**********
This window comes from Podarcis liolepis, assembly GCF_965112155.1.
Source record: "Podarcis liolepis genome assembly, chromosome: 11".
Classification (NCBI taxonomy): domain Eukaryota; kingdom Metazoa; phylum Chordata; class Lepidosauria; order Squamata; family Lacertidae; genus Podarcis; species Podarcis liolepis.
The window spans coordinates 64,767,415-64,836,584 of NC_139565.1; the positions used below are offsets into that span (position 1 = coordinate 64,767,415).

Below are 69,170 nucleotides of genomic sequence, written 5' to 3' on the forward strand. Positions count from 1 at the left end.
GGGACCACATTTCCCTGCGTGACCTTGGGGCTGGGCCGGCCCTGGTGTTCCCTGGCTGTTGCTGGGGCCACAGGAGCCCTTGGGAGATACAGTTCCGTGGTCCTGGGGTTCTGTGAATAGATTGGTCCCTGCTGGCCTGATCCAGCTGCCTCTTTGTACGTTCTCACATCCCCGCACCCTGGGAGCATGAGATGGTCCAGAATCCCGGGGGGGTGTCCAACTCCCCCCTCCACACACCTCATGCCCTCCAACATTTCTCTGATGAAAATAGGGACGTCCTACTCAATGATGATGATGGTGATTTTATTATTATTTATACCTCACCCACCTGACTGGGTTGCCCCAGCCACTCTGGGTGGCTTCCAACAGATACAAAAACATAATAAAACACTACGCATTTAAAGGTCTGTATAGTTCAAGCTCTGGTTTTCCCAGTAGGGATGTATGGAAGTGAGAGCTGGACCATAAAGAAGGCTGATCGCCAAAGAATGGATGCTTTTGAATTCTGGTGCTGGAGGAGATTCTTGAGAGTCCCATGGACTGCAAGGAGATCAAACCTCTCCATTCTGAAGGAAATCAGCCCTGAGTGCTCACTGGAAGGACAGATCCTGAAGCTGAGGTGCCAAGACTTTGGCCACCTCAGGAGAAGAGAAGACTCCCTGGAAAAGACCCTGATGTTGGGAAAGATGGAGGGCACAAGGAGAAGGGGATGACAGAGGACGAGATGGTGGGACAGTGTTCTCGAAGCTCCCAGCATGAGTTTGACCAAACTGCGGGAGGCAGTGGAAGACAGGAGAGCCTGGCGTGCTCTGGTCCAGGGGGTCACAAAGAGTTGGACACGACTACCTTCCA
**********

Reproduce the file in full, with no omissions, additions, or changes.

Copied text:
This window comes from Podarcis liolepis, assembly GCF_965112155.1.
Source record: "Podarcis liolepis genome assembly, chromosome: 11".
Classification (NCBI taxonomy): domain Eukaryota; kingdom Metazoa; phylum Chordata; class Lepidosauria; order Squamata; family Lacertidae; genus Podarcis; species Podarcis liolepis.
The window spans coordinates 64,767,415-64,836,584 of NC_139565.1; the positions used below are offsets into that span (position 1 = coordinate 64,767,415).

Below are 69,170 nucleotides of genomic sequence, written 5' to 3' on the forward strand. Positions count from 1 at the left end.
GGGACCACATTTCCCTGCGTGACCTTGGGGCTGGGCCGGCCCTGGTGTTCCCTGGCTGTTGCTGGGGCCACAGGAGCCCTTGGGAGATACAGTTCCGTGGTCCTGGGGTTCTGTGAATAGATTGGTCCCTGCTGGCCTGATCCAGCTGCCTCTTTGTACGTTCTCACATCCCCGCACCCTGGGAGCATGAGATGGTCCAGAATCCCGGGGGGGTGTCCAACTCCCCCCTCCACACACCTCATGCCCTCCAACATTTCTCTGATGAAAATAGGGACGTCCTACTCAATGATGATGATGGTGATTTTATTATTATTTATACCTCACCCACCTGACTGGGTTGCCCCAGCCACTCTGGGTGGCTTCCAACAGATACAAAAACATAATAAAACACTACGCATTTAAAGGTCTGTATAGTTCAAGCTCTGGTTTTCCCAGTAGGGATGTATGGAAGTGAGAGCTGGACCATAAAGAAGGCTGATCGCCAAAGAATGGATGCTTTTGAATTCTGGTGCTGGAGGAGATTCTTGAGAGTCCCATGGACTGCAAGGAGATCAAACCTCTCCATTCTGAAGGAAATCAGCCCTGAGTGCTCACTGGAAGGACAGATCCTGAAGCTGAGGTGCCAAGACTTTGGCCACCTCAGGAGAAGAGAAGACTCCCTGGAAAAGACCCTGATGTTGGGAAAGATGGAGGGCACAAGGAGAAGGGGATGACAGAGGACGAGATGGTGGGACAGTGTTCTCGAAGCTCCCAGCATGAGTTTGACCAAACTGCGGGAGGCAGTGGAAGACAGGAGAGCCTGGCGTGCTCTGGTCCAGGGGGTCACAAAGAGTTGGACACGACTACCTTCCA